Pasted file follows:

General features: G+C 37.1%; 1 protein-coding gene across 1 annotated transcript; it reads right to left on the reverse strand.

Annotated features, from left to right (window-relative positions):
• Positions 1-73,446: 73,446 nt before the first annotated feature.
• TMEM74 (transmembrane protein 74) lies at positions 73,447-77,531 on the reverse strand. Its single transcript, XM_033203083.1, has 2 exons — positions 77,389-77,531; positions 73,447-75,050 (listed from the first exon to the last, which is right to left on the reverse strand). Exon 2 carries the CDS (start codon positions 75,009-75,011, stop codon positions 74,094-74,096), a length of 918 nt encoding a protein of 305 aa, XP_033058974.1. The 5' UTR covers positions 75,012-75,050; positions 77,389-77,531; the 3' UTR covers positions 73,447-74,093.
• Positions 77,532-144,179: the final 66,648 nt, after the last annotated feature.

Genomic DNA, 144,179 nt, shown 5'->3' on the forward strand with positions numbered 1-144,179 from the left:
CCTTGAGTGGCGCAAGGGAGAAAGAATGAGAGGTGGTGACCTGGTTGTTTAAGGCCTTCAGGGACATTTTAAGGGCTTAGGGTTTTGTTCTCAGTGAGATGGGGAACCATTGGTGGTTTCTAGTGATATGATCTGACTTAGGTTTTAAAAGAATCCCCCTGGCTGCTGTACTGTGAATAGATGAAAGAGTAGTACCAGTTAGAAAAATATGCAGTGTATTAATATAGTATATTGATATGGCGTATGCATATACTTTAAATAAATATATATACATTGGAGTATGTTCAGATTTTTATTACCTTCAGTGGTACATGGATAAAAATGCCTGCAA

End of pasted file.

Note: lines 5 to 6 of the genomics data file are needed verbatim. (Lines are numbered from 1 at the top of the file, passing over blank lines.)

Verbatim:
• Positions 77,532-144,179: the final 66,648 nt, after the last annotated feature.

Genomic DNA, 144,179 nt, shown 5'->3' on the forward strand with positions numbered 1-144,179 from the left: